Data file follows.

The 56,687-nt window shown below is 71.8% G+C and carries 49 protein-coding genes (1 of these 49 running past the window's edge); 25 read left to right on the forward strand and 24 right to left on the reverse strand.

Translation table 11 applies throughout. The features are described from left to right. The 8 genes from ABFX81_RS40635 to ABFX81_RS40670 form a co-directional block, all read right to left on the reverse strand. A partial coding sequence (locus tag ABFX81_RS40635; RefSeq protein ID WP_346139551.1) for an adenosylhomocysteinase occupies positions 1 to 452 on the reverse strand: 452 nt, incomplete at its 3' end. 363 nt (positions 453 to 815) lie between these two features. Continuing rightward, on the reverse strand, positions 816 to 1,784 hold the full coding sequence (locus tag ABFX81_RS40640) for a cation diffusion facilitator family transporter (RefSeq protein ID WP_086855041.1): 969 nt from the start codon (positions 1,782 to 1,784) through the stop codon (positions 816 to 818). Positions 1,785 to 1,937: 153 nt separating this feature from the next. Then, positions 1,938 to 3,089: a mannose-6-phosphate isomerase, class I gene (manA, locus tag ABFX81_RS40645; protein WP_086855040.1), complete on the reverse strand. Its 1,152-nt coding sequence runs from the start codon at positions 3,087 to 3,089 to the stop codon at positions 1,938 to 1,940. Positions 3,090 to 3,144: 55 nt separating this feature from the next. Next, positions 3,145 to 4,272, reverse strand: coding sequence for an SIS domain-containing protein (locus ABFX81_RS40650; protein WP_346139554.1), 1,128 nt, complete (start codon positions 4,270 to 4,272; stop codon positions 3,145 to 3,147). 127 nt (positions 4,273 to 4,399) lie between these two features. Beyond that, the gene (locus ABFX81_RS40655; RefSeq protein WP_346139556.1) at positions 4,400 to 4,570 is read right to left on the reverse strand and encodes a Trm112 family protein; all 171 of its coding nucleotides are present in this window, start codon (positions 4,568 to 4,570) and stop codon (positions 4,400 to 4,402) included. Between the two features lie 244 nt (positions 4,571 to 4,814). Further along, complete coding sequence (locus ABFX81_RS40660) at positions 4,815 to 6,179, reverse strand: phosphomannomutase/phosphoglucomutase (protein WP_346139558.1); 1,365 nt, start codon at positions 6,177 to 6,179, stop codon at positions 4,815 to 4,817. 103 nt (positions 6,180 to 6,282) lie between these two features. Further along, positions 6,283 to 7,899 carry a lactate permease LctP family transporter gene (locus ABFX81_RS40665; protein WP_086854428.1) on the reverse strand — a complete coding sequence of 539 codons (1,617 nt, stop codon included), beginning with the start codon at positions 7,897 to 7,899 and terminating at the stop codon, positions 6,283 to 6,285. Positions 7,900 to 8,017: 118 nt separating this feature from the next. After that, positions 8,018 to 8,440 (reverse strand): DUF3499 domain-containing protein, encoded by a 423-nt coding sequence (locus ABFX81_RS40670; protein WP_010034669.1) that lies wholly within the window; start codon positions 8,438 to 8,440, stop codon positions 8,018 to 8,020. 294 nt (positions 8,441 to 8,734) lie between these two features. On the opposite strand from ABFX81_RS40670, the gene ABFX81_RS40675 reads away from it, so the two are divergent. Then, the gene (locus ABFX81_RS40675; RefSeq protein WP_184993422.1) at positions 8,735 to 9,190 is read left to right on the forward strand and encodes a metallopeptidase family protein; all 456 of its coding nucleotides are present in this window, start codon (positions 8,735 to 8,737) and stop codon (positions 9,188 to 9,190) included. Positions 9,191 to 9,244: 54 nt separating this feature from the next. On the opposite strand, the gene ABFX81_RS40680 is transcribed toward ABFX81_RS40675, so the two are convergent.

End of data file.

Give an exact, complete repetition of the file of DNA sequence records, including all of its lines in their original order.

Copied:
The 56,687-nt window shown below is 71.8% G+C and carries 49 protein-coding genes (1 of these 49 running past the window's edge); 25 read left to right on the forward strand and 24 right to left on the reverse strand.

Translation table 11 applies throughout. The features are described from left to right. The 8 genes from ABFX81_RS40635 to ABFX81_RS40670 form a co-directional block, all read right to left on the reverse strand. A partial coding sequence (locus tag ABFX81_RS40635; RefSeq protein ID WP_346139551.1) for an adenosylhomocysteinase occupies positions 1 to 452 on the reverse strand: 452 nt, incomplete at its 3' end. 363 nt (positions 453 to 815) lie between these two features. Continuing rightward, on the reverse strand, positions 816 to 1,784 hold the full coding sequence (locus tag ABFX81_RS40640) for a cation diffusion facilitator family transporter (RefSeq protein ID WP_086855041.1): 969 nt from the start codon (positions 1,782 to 1,784) through the stop codon (positions 816 to 818). Positions 1,785 to 1,937: 153 nt separating this feature from the next. Then, positions 1,938 to 3,089: a mannose-6-phosphate isomerase, class I gene (manA, locus tag ABFX81_RS40645; protein WP_086855040.1), complete on the reverse strand. Its 1,152-nt coding sequence runs from the start codon at positions 3,087 to 3,089 to the stop codon at positions 1,938 to 1,940. Positions 3,090 to 3,144: 55 nt separating this feature from the next. Next, positions 3,145 to 4,272, reverse strand: coding sequence for an SIS domain-containing protein (locus ABFX81_RS40650; protein WP_346139554.1), 1,128 nt, complete (start codon positions 4,270 to 4,272; stop codon positions 3,145 to 3,147). 127 nt (positions 4,273 to 4,399) lie between these two features. Beyond that, the gene (locus ABFX81_RS40655; RefSeq protein WP_346139556.1) at positions 4,400 to 4,570 is read right to left on the reverse strand and encodes a Trm112 family protein; all 171 of its coding nucleotides are present in this window, start codon (positions 4,568 to 4,570) and stop codon (positions 4,400 to 4,402) included. Between the two features lie 244 nt (positions 4,571 to 4,814). Further along, complete coding sequence (locus ABFX81_RS40660) at positions 4,815 to 6,179, reverse strand: phosphomannomutase/phosphoglucomutase (protein WP_346139558.1); 1,365 nt, start codon at positions 6,177 to 6,179, stop codon at positions 4,815 to 4,817. 103 nt (positions 6,180 to 6,282) lie between these two features. Further along, positions 6,283 to 7,899 carry a lactate permease LctP family transporter gene (locus ABFX81_RS40665; protein WP_086854428.1) on the reverse strand — a complete coding sequence of 539 codons (1,617 nt, stop codon included), beginning with the start codon at positions 7,897 to 7,899 and terminating at the stop codon, positions 6,283 to 6,285. Positions 7,900 to 8,017: 118 nt separating this feature from the next. After that, positions 8,018 to 8,440 (reverse strand): DUF3499 domain-containing protein, encoded by a 423-nt coding sequence (locus ABFX81_RS40670; protein WP_010034669.1) that lies wholly within the window; start codon positions 8,438 to 8,440, stop codon positions 8,018 to 8,020. 294 nt (positions 8,441 to 8,734) lie between these two features. On the opposite strand from ABFX81_RS40670, the gene ABFX81_RS40675 reads away from it, so the two are divergent. Then, the gene (locus ABFX81_RS40675; RefSeq protein WP_184993422.1) at positions 8,735 to 9,190 is read left to right on the forward strand and encodes a metallopeptidase family protein; all 456 of its coding nucleotides are present in this window, start codon (positions 8,735 to 8,737) and stop codon (positions 9,188 to 9,190) included. Positions 9,191 to 9,244: 54 nt separating this feature from the next. On the opposite strand, the gene ABFX81_RS40680 is transcribed toward ABFX81_RS40675, so the two are convergent.